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Summit County Leaders Prepare for Opioid Trial

a photo of Greta Johnson
Greta Johnson is assistant chief of staff for Summit County Executive Ilene Shapiro. She is also a lawyer.

Pharmaceutical maker Johnson & Johnson recently announced a settlement in a lawsuit Summit County filed over the opioid epidemic. For more on this development and the county's legal action, WKSU's Jennifer Conn talked with Greta Johnson, assistance chief of staff for Summit County Executive Ilene Shapiro and an attorney.  She explained where things stand, but could not specify the defendants in the suit by name because the case is ongoing.

Greta, can you take us back to the beginning of this legal dispute? How did the county come to a decision to file suit? And who did you file against?
Our suit was filed in December of 2017, and the decision to file that lawsuit really was the culmination of our entire community beginning to understand who was at the root cause of this epidemic. And that was, quite frankly, the pharmaceutical industry. And so once our community came to that understanding, that's when we engaged counsel. And the initial lawsuit, we sued 11 manufacturers and three distributors. Pharmacies have been added into the lawsuit. But the original case that we brought, we filed here in Summit County Common Pleas Court, and it was almost immediately removed from state court into federal court where it was joined into the multi-district litigation. So that case that has been pending now for almost two years, we are in the mix with over 2,000 plaintiffs who are suing various manufacturers, defendants and pharmacies but all alleging many of the same claims, which is why they've all been brought together in one suit.
Summit County and Cuyahoga County were sort of plucked out of that mix. And we are what's called the bellwether plaintiffs. As such, we were the ones who were set for trial and have been working feverishly toward that date now, October 21.

What can you say about the settlement that's been reported?
So we have been engaging in settlement discussions with multiple defendants. The judge in this case, [U.S. District] Judge [Dan] Polster made it very clear that he did not intend for this lawsuit to have more than six defendants when it came time for trial. We are whittling our way down to the six defendants through some settlements, through some severing and through just sort of a selective process of identifying what will make most sense to a jury.

But there have been previous settlements with other pharmaceutical companies haven't there?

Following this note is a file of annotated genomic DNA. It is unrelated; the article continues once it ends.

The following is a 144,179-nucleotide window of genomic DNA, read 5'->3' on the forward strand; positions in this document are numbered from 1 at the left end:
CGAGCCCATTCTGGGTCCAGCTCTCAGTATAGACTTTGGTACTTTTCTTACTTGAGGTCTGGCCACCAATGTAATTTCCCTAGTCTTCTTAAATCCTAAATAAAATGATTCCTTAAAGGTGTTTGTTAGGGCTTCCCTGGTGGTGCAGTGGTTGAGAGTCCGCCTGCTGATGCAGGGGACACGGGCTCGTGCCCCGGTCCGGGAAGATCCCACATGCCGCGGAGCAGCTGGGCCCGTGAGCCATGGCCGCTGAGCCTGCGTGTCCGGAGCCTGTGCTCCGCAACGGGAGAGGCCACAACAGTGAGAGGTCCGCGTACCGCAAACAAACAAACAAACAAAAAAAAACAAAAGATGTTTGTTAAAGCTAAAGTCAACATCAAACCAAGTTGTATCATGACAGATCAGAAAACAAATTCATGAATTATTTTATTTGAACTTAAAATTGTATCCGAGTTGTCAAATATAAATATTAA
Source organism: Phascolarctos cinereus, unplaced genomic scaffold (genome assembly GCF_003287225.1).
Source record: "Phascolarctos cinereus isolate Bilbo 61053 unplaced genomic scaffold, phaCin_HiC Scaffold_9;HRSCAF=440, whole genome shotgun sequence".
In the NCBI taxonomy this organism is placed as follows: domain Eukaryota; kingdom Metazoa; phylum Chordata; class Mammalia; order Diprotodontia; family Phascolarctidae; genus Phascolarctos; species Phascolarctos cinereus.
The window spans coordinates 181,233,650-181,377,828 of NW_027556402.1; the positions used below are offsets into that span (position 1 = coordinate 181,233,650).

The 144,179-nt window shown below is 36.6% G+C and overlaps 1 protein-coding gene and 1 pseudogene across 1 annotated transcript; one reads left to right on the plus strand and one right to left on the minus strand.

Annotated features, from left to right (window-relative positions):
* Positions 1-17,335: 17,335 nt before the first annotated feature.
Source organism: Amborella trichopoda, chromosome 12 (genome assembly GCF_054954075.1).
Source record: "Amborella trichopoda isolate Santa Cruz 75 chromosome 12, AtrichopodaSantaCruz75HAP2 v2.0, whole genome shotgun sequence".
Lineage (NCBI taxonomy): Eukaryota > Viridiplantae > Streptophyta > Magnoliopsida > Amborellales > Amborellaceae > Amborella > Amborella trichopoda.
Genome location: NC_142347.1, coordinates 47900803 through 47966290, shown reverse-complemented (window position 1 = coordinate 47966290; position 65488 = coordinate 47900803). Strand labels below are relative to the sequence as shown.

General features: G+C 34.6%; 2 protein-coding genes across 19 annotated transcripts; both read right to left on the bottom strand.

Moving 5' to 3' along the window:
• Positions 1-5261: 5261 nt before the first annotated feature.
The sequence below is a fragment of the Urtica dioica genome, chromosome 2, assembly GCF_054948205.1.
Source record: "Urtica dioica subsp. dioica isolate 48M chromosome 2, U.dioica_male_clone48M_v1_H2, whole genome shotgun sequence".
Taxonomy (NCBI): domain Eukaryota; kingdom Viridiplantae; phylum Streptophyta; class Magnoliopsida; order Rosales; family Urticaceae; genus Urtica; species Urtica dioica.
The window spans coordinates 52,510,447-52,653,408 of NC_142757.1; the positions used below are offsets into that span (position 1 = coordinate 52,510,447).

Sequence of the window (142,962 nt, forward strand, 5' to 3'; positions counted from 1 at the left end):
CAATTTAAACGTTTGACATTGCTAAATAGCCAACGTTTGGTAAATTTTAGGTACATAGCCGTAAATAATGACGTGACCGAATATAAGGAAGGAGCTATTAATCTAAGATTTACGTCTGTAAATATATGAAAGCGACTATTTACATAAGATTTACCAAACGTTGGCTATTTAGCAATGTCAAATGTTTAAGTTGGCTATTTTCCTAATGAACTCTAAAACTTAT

There have been. The problem that we have right now is that we are still unsure of what the [U.S. Court of Appeals for the] Sixth Circuit is going to do with Attorney General [Dave] Yost's petition for a writ. The attorney general has asked the federal appellate court to intervene, to essentially say that Summit County and Cuyahoga County did not have any standing to bring this case. And that the state of Ohio is the only one in the position to bring a lawsuit against these manufacturers and distributors.

How has the Attorney General's action impacted the trial?
He has essentially said that not only do we not have the right to bring this case, but that essentially home rule doesn't apply. His petition for a writ in the Sixth Circuit, essentially, could halt our trial and quite frankly, the settlement dollars that we have achieved, now just sit in limbo, because until that decision is made and until the attorney general steps away from these claims, we can't help people with that. And that is shameful. What he has done has literally put himself in between us and being able to help the people we serve. 

How great has the cost been for the county from the opioid epidemic?
Incredibly great. The cost from indigent defense fees to needing to bring the mobile morgue up to our medical examiner's office; the cost of increased treatment options being needed; the cost of fentanyl test strips and needle exchanges and everything that's come as a result of this. That is the crux of this lawsuit. What we're trying to focus on now is the abatement plan into the future. How do we make sure that Summit County is better than it was when this began.

What do you hope to see Summit County get when all this legal maneuvering is said and done? 
I want to see Summit County get better. We are still in an emergency situation. What I really want for Summit County is for the global understanding that this is a medical condition that we need to treat like we treat cancer, that people look at this as an opportunity to grow and an opportunity to make our community even better than before. I'm very hopeful that when all of the dust settles and the trial is over, that people come to the table, understanding that all we want to do is the best that we can for the most people we can in the most ways that we can.